Since the pandemic first arrived on Australian shores in early 2020, the outcomes faced by people in different states and regions of the country have been disparate. From border closures to localized lockdowns, postcode or region has sometimes defined our lives.
But even as the direct impact of the pandemic begins to fade from our lives, its legacy, and the changes in the way we live our lives that it has wrought, continue to influence outcomes across the country.
One place where the results are quite varied is in the different rental markets across the country. In some markets rents are falling, while in others they continue to rise extremely rapidly. But even within individual cities or regions, the results can be wildly divergent when comparing the growth in housing and house rents.
An unexpected rental crisis…
For nearly two years, Australia’s borders have been largely closed to international arrivals, leading to the biggest decline in net overseas migration since World War I.
At first glance, one might assume that this would have led to a plentiful supply of housing for new owners and tenants, after all houses were again built in record numbers during this period, all at a slower pace due of the pandemic. and supply issues.
But in the end, quite the opposite happened. In the words of managing director of property data provider SQM Research, Louis Christopher: “The Australian rental crisis is deteriorating to levels unprecedented for our current generation.
There is a long list of reasons and theories as to why this has happened, we explored some of the driving factors in a recent article, including the decline in colocation and changes in inland migration patterns.
These factors have also been exacerbated by the late completion of new homes.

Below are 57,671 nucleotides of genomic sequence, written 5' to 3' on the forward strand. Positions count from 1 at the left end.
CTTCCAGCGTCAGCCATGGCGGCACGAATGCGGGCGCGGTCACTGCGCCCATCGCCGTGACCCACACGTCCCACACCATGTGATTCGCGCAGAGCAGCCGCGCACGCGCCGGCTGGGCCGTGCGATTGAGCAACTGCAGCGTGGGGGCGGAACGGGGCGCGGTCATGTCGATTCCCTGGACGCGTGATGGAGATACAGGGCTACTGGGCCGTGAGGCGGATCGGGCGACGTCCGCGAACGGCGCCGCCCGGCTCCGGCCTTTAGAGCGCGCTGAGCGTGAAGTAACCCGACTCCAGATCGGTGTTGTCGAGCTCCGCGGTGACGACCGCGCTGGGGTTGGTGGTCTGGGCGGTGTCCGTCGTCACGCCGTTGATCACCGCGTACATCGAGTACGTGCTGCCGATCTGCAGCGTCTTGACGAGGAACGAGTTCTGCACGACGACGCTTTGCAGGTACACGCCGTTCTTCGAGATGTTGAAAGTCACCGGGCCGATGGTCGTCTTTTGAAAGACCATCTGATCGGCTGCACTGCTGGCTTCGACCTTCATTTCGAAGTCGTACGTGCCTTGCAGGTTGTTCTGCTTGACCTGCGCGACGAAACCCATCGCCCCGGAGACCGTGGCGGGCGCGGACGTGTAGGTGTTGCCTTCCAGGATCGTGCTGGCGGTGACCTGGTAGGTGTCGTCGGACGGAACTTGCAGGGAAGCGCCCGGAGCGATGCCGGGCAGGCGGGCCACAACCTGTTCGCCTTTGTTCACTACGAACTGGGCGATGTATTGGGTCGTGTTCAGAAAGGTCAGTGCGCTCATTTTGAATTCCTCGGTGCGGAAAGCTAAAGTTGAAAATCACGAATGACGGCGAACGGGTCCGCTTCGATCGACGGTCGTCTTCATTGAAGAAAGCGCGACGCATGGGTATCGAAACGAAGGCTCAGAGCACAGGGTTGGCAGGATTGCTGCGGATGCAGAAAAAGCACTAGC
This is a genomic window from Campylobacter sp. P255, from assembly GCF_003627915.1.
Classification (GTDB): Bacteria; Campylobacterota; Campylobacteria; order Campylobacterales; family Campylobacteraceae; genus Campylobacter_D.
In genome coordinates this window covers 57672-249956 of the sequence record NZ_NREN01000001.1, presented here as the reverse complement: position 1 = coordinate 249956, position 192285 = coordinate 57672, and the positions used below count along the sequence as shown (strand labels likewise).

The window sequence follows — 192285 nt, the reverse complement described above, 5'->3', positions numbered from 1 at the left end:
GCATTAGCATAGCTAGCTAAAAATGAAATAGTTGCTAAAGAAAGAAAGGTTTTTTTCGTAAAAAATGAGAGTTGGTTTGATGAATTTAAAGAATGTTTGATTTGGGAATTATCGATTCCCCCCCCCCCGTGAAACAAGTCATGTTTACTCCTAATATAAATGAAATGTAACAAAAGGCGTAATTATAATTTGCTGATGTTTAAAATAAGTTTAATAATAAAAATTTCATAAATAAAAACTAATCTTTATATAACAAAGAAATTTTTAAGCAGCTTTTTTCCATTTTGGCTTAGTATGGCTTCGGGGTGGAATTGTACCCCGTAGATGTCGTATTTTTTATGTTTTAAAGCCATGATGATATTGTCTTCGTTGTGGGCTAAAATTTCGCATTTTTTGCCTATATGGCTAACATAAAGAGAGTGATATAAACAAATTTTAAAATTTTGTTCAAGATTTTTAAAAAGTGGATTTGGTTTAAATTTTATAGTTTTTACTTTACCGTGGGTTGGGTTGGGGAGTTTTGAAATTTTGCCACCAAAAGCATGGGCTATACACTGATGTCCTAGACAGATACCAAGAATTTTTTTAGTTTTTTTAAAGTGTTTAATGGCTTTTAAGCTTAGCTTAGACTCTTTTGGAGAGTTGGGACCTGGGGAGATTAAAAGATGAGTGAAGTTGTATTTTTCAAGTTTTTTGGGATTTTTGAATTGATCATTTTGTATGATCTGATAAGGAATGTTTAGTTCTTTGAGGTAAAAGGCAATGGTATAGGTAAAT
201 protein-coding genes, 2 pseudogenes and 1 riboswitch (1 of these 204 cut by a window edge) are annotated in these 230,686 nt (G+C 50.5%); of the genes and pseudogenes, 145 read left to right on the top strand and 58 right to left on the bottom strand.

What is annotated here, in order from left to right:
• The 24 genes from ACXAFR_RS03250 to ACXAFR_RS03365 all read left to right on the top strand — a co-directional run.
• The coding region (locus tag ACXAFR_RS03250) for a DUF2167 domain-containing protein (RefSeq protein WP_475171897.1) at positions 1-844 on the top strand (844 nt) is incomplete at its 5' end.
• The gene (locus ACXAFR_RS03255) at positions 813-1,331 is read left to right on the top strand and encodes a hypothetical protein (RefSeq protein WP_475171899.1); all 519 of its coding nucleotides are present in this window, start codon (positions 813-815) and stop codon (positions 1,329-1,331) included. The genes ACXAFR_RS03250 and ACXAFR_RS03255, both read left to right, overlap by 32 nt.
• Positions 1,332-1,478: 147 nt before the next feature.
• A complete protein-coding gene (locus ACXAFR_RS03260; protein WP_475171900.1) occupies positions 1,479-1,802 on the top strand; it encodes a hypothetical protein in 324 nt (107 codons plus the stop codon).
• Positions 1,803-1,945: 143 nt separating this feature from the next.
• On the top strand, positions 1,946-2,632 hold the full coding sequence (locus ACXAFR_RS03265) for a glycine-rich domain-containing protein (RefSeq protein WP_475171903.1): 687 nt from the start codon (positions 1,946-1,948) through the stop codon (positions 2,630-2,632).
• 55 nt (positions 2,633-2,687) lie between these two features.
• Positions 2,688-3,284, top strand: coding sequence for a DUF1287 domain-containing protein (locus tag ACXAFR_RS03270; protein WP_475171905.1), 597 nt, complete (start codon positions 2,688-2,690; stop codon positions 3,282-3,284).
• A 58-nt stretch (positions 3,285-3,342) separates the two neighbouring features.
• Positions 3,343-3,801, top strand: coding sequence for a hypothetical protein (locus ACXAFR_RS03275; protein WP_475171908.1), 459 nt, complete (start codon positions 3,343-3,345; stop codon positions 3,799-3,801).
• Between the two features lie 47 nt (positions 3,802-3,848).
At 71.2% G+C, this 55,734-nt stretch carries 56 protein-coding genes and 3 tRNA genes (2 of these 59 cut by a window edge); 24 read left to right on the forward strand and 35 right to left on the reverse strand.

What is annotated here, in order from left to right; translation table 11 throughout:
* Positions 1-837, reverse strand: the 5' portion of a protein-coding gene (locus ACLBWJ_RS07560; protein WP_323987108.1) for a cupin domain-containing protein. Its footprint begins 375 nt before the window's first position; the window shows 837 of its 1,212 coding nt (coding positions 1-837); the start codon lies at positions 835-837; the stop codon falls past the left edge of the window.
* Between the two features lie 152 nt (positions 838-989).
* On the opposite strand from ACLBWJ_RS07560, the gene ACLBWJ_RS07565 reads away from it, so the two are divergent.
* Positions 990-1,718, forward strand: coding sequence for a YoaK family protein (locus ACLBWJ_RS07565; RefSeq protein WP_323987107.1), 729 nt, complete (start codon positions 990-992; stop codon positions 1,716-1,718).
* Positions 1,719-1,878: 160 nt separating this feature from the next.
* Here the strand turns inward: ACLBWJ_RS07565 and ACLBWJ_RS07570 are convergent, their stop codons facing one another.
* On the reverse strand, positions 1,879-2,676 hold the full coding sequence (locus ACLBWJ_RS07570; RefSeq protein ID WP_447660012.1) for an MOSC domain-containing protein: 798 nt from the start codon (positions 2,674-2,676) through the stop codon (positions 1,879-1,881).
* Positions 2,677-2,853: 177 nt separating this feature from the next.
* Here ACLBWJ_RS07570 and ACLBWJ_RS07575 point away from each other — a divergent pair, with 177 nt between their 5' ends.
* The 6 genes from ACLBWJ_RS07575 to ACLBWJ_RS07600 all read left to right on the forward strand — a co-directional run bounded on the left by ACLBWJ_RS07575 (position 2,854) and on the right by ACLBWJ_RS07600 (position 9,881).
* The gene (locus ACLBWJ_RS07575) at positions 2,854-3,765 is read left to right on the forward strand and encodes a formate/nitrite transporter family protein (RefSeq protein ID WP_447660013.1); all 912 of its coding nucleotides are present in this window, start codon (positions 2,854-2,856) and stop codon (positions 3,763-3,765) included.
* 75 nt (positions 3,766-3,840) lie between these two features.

In the last pandemic-spared quarter, there were just over 188,000 new homes under construction nationwide. At the end of the March quarter of this year (the latest data currently available), there are 240,000 new homes currently under construction.
Of the 52,000 more homes currently under construction compared to pre-Covid, a significant proportion of these households would be looking for alternative housing while they wait for their home to be completed.
This is putting significant additional pressure on a rental market already grappling with the brunt of pandemic-induced changes and rapidly rising immigration levels.
A divergent path
Housing rents rose 4.3% nationally in the September quarter and 10.3% over the past 12 months, according to housing data provider PropTrack.
But it is here that the trajectory of different rental markets, homes and units begins to diverge. For example, in terms of homes in the regional rental markets as a whole, rents in the September quarter were either flat or falling in all states and territories except Western Australia.
At the other end of the spectrum, unit rents in Melbourne and Sydney jumped in the September quarter, up 5% and 4% respectively. With the country’s two largest cities being the main destinations for new migrants and international students, rents in Sydney and Melbourne could continue to rise.
According to figures from the Australian Bureau of Statistics (ABS), in the March quarter the country recorded its highest ever quarterly net overseas migration rate.
With the Albanian government’s plans to increase the number of permanent non-humanitarian migrants to 195,000 a year, its highest level ever, this could continue to put pressure on rents in areas popular with newcomers.
As you can see, the issue of rising rents is a very disparate issue, with pricing pressures waning in some markets and others continuing to rise sharply. This places rental market players in very different positions depending on their location and whether or not they are looking for a house or accommodation.
In some cases, such as parts of the Sydney and Melbourne unit markets, landlords will likely continue to hold all the cards when it comes to further rent increases.
In other rental markets, such as some real estate markets in regional areas as a whole, much of the leverage held by landlords has evaporated, as seen in flat or falling rents in the markets. regional rentals during the September quarter.
While some Australians can and will pay more rent if they have to, in some markets tenants have apparently already approached or reached their limits. As the old saying goes, “You can’t get blood out of a stone” or in this case, higher rent from tenants in the area with no ability to pay.
Tarric Brooker is a freelance journalist and social commentator | @AvidCommentator